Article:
Boxes That Fill Height (Or More) (and Don’t Squish)

Chris Coyier //

It's hard to sum up all the awesome that is flexbox in a little ol' blog post. Although we gave it a shot here. Here, let's just try and focus on one thing that flexbox solves very nicely: the ability to have an arbitrary set of boxes fill up all the available height of a parent box. And not only that, but expand beyond that if needed (not squish them to fit).

By "box", I just mean block level element. Div, section, article, whatever.

By default those boxes height is determined by the content inside them. They will stack on top of each other. Their parent boxes height might also be determined by their height combined, but it could be different (e.g. it's set explicitly or it's something variable like the browser window). If the parent box has a larger height, there will just be empty space below.

Can't we force the boxes to split up the space evenly amongst that space? We can with flexbox.

Left: default; Right: what we wanna do

Say the HTML is like:

<section class="fill-height-or-more">
  <div>
    <!-- stuff -->
  </div>
  <div>
    <!-- stuff -->
  </div>
  <div>
    <!-- stuff -->
  </div>
</section>

Then we kick off flexbox with the parent box:

.fill-height-or-more {
  display: flex;
}

and make the boxes up-and-down (column) rather than left-and-right (row) as is the default:

.fill-height-or-more {
  display: flex;
  flex-direction: column;
}

With just that, it will look no different than it did if we did nothing. But now we apply the flex property to the children and they will fill the space:

.fill-height-or-more > div {
  /* these are the flex items */
  flex: 1;
}

Annnnd done =).

As a detail here, flex: 1; is the same as saying flex: 1 1 auto; It is shorthand for three different properties:

flex-grow: 1;
flex-shrink: 1;
flex-basis: auto;

Just so happens that giving them the ability to grow on an equal basis the most common need so flex: 1; is a nice way to write that.

One of the nice things about flexbox is this will work with an arbitrary number of boxes. Could be a single box! Could be 100 boxes! Doesn't matter. If there is extra room, the space will be divided and filled. If not, no big deal.

In a pre-flexbox world, we might have tried to know/find out how many boxes there were, and then set their heights with percentages. That works to fill extra space, but if there were too many boxes, you'd get squished. That's another nice thing about flexbox, it won't squish those boxes to the point of them not being able to fit their content. So...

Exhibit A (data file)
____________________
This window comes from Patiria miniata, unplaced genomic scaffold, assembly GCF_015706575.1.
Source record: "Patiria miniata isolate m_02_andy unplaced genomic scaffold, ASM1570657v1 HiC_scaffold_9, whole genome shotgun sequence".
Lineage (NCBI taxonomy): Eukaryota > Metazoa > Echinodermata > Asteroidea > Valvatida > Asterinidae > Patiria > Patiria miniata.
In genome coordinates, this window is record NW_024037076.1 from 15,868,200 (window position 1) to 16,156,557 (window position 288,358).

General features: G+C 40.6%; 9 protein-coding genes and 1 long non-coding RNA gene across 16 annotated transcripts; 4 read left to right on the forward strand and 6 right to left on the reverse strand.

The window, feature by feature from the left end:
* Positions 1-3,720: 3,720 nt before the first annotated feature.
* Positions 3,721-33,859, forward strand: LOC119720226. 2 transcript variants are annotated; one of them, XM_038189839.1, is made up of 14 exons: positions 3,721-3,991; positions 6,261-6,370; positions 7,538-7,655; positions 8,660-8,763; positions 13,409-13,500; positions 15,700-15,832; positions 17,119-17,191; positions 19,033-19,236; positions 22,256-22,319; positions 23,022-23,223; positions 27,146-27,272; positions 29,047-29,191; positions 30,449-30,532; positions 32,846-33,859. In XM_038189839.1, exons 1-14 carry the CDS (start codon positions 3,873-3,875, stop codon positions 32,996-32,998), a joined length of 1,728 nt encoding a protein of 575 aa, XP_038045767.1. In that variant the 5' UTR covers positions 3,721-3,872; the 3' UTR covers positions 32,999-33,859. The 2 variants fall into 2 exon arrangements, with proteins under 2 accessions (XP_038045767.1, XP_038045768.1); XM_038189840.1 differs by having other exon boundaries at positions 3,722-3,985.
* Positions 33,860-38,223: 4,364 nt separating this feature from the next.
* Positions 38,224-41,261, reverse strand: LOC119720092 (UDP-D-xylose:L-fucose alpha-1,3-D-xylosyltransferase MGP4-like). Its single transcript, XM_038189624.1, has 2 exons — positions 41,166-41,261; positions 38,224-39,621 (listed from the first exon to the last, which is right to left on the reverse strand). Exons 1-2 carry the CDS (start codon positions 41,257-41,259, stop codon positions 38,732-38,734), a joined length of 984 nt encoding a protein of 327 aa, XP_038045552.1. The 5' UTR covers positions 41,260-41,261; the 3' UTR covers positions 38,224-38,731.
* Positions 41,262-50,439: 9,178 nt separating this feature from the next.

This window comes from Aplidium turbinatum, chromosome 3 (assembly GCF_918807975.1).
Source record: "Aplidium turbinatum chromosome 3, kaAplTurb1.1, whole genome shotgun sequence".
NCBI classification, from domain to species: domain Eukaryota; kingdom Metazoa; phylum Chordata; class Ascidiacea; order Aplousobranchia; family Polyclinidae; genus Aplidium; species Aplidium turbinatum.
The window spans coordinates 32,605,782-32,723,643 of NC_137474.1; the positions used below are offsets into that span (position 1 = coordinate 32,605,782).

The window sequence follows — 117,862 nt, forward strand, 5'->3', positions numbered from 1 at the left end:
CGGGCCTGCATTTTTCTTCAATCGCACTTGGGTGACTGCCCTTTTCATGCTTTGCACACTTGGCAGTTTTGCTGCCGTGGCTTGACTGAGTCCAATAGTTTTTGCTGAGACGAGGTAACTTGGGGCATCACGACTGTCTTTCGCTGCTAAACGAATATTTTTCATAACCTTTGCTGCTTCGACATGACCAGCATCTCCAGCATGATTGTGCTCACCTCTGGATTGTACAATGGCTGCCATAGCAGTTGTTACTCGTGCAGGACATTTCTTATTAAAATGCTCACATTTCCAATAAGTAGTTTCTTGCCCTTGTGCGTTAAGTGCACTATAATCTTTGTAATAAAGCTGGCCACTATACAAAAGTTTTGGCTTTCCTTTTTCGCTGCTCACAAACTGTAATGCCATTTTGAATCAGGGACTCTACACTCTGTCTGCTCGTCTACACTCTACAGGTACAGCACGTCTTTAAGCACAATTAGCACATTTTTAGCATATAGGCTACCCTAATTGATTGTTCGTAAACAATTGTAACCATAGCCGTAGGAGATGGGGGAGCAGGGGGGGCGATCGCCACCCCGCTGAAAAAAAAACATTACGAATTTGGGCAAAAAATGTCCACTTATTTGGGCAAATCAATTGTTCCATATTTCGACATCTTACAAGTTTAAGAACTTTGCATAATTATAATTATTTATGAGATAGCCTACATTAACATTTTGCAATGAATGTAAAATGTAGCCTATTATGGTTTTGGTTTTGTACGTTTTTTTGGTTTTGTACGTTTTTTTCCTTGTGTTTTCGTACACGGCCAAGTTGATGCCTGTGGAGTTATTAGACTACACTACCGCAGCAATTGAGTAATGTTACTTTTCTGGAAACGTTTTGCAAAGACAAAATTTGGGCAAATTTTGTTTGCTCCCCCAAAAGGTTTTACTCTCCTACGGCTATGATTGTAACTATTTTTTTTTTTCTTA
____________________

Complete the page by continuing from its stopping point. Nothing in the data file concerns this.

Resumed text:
Left: if we were to use percentages; Right: Normal desired behavior

If we wanted to take this a step further, we could use flexbox to center the content within those boxes too (!). This is where people get mad at CSS though. Vertical centering is kinda hard. Even with flexbox here, we'll need to make each of those flex item children we have into flex containers as well. Then use an internal wrapper which becomes the flex item we center. So yeah, an extra element still. Update: Tedmotu did it without the extra element, which is really straightforward

To center it, we make the direction up-and-down again (column) and use another flexbox property, justify-content, to center it.

.fill-height-or-more > div {
  flex: 1;

  display: flex
  justify-content: center;
  flex-direction: column;
}

This is where the reference guide comes in handy... finding out which property does what quickly.

Then we get this:

See the Pen Boxes That Fill Height (or more) by Chris Coyier (@chriscoyier) on CodePen.

Browser Support

I've only used the latest syntax here in this post. Current versions of Chrome, Opera support it just like that. Near-future versions of Firefox and Android will be supporting it just like that as well. Safari and iOS support the new syntax, just with -webkit- prefixes. Can I Use has the whole story.

IE is weird. IE 10 supports the tweener version of flexbox (e.g. display: -ms-flexbox;). IE 11 supports the latest flexbox. With this particular demo though, something is broken. While the height of .fill-height-or-more renders at full height by using min-height, the boxes are squished.

If you use height instead of the flex container, it "works" - but the point here was using min-height to avoid squishing. Seems like an implementation bug to me.

It's understandable that you might need to go back a bit further with browser support. Firefox 27, iOS 6, and Safari 6 are pretty legit browser support targets and all those use some variation of the older syntax, sometimes prefixed and sometimes not.

Just our little example looks like this when as fleshed out as it can be for support:

.fill-height-or-more {
  display: -webkit-box;
  display: -webkit-flex;
  display: -moz-box;
  display: -ms-flexbox;
  display: flex;
  -webkit-box-orient: vertical;
  -webkit-box-direction: normal;
  -webkit-flex-direction: column;
  -moz-box-orient: vertical;
  -moz-box-direction: normal;
  -ms-flex-direction: column;
  flex-direction: column;
} 

.fill-height-or-more > div {
  -webkit-box-flex: 1;
  -webkit-flex: 1;
  -moz-box-flex: 1;
  -ms-flex: 1;
  flex: 1;
  display: -webkit-box;
  display: -webkit-flex;
  display: -moz-box;
  display: -ms-flexbox;
  display: flex;
  -webkit-box-pack: center;
  -webkit-justify-content: center;
  -moz-box-pack: center;
  -ms-flex-pack: center;
  justify-content: center;
  -webkit-box-orient: vertical;
  -webkit-box-direction: normal;
  -webkit-flex-direction: column;
  -moz-box-orient: vertical;
  -moz-box-direction: normal;
  -ms-flex-direction: column;
  flex-direction: column;
}

Yeesh. My recommendation? Write it in the modern syntax like I have above and let Autoprefixer deal with it, which not only deals with the prefixing but the older syntax as well.

Video Screencast

Might as well hey? I published it here and I'll embed it also:


Oh and just for the record, the real-world scenario that brought this on for me was this page.